Theodore Roosevelt National Park put us into hyper-hiking mode, and we were so excited to get to Glacier National Park! Our sincere hope was that we’d arrive late enough in the season that we would miss the crowds but still get great weather for our hikes, but we accidentally scheduled our stay over half of Labor Day weekend. It was mostly ok (J says ok-minus) crowds-wise, and fantastic weather-wise and hiking-wise. We hiked in the park Wednesday, Thursday, and Friday, and then stayed the heck away on Saturday–and judging from the line of cars waiting to enter the park Saturday and Sunday, that was the right move.
I’m going to split our stay in West Glacier into two posts: this one, about non-Glacier National Park adventures, and a second detailing the hikes we did inside the National Park.
Look at that sausagey girl. Sausagy?
West Glacier is a cute little collection of commercial destinations: a couple restaurants, a few shops, a gas station, a miniature golf course, and not much else. The entrance to Glacier National Park is in spitting distance of town. Having the campground, restaurants, and national park in such close proximity gave our stay in West Glacier a fun summer camp-feel.
Our home base for exploring Glacier National Park was West Glacier RV Park. It’s a big, well-appointed campground very close to the tiny center of West Glacier, with full hookups and good wifi and shooting stars and satellites. We recommend it.
Obviously, we were in West Glacier for hiking in Glacier National Park. But as you may suspect from hearing us complain in past posts: dogs aren’t allowed in Glacier. So we humans hiked around Glacier, and we took Bugsy hiking in the national forest across the highway. Travel tip: anytime you’re near a national park, look for a nearby national forest for dog-friendly hikes. I’ll do a separate post on our Glacier experience; here are the non-national park hikes we did near West Glacier in Flathead National Forest. If it’s not clear here, it will become clear in the next couple posts: we are totally in love with Flathead National Forest.
We recommend driving to the USFS office in Hungry Horse for national forest hiking advice, maps, and trail descriptions. Then cross-reference hikes with AllTrails or whatever internet resources you trust, and if peace and quiet and not getting run over are priorities, be sure to check what other recreation uses are allowed on the trail–some national forest trails allow dirt bikes, ATVs, and mountain bikes. Trails in wilderness areas only allow foot and horse traffic, and so we usually find ourselves in the wilderness.
All three hikes below are less than twenty minutes from West Glacier and are DOG FRIENDLY. Take your bear spray!!!
Stanton Lake is an easy 3.8 mile hike through the woods to a beautiful lake. It’s kid-friendly, so go early if you want to avoid the crowds! And it’s very close to West Glacier. Bugsy and I (J had a work meeting) did this as a quickie dog-diversion before the humans went into the national park and we loved it.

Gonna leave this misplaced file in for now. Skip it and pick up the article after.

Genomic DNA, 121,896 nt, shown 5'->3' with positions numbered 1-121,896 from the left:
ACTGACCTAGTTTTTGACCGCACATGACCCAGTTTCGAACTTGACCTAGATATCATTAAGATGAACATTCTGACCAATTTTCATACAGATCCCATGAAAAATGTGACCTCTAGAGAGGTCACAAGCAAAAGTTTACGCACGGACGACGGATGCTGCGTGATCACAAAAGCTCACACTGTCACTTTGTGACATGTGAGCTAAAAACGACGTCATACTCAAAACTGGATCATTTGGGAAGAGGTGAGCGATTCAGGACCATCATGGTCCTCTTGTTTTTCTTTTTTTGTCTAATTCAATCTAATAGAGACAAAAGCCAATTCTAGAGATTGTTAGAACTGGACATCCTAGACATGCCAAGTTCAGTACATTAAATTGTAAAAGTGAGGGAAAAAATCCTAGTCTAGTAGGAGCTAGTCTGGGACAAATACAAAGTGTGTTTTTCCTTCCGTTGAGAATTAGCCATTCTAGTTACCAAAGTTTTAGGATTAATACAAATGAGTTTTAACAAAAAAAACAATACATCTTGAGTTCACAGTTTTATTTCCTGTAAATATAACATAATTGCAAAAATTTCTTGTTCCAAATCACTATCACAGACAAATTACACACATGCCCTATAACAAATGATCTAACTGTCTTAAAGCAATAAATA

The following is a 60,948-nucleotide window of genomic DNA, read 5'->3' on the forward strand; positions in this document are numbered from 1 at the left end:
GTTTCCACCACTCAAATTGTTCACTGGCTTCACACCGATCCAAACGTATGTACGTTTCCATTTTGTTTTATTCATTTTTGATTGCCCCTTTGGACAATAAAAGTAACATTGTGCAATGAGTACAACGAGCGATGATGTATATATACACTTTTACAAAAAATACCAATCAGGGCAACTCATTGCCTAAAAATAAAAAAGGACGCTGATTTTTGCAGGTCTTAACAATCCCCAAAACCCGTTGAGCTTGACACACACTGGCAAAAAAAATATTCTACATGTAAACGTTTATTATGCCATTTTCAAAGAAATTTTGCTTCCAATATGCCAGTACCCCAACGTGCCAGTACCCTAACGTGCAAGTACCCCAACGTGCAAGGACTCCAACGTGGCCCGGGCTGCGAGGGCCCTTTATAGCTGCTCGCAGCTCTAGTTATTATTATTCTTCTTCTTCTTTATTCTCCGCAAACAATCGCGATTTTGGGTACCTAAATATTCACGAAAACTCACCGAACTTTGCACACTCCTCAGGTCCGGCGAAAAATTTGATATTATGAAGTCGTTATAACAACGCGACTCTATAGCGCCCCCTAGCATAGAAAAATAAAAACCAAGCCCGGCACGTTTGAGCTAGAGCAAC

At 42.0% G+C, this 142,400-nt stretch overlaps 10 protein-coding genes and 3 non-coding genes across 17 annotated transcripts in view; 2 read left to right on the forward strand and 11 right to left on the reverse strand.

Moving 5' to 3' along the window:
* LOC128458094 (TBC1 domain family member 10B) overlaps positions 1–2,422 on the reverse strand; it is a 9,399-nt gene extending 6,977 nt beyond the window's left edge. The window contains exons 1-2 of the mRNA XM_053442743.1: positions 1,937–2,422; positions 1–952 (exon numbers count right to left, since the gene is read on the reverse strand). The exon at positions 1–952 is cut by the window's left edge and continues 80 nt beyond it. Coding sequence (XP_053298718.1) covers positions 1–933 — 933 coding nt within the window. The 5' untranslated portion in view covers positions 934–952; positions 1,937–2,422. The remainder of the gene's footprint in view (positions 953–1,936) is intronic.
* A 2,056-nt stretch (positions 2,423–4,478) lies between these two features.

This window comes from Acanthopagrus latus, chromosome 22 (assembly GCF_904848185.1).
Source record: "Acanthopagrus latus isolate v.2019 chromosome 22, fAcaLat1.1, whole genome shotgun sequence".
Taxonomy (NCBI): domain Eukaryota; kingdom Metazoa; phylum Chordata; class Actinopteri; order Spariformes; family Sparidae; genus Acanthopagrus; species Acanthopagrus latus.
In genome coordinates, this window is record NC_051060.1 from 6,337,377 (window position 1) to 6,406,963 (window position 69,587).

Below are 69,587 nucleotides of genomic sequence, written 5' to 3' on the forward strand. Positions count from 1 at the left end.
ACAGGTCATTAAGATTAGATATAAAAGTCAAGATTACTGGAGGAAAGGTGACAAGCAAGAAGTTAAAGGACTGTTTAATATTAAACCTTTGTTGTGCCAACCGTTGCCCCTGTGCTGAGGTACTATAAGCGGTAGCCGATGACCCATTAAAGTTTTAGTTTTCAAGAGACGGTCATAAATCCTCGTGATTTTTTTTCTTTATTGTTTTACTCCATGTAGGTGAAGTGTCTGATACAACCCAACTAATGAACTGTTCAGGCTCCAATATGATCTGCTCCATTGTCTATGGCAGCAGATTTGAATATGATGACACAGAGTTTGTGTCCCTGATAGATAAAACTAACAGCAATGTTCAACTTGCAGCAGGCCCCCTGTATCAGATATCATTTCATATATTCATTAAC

Ousel Peak is listed as a hard 6.6 mile hike. For us, it was closer to 8 miles according to our devices, and it was totally brutal: 3600+ feet gained and then you go straight back down. We were pretty miserable at points but holy cow the views were gorgeous up top. I was especially excited to show Bugsy the distant peaks of Glacier, since she couldn’t actually set foot on them.
This lovely 4-ish mile trail to Skiumah Lake was all ours early in the day! We did pass campers leaving as we hiked up (the lake must be an incredible place to camp!), and more hikers coming up the trail as we descended, but overall it was super quiet. This trail is similar to Stanton Lake but less crowded.
Eating and Drinking
Our first food stop in West Glacier was for burritos from Wandering Gringo, a food truck just outside of town. We drove there (it’s not really walkable from the main drag) expecting to eat at a picnic table with Bugsy, but NO DOGS ALLOWED. We took our burritos to go and they were fine, but come on, you’re a food truck with outdoor seating! And nobody else was there!
West Glacier Cafe, in the middle of the West Glacier hubbub, serves local beer, cider, and liquor drinks, and burger-type food. It’s all carry-out only due to stupid Covid, but outside is a patio full of dog-friendly tables where we enjoyed drinks and snacks and people-watching.
West Glacier has a tiny grocery store, but if you need real groceries, it’s a short drive to Hungry Horse or Columbia Falls. We restocked in Columbia Falls after visiting the USFS office, and picked up healthy bowls for a late lunch from non-dog friendly Backslope Brewing and had a picnic next to the Flathead River while Bugsy swam.
Stay tuned for our tips for handling the crowds (and some pretty pictures) in Glacier National Park!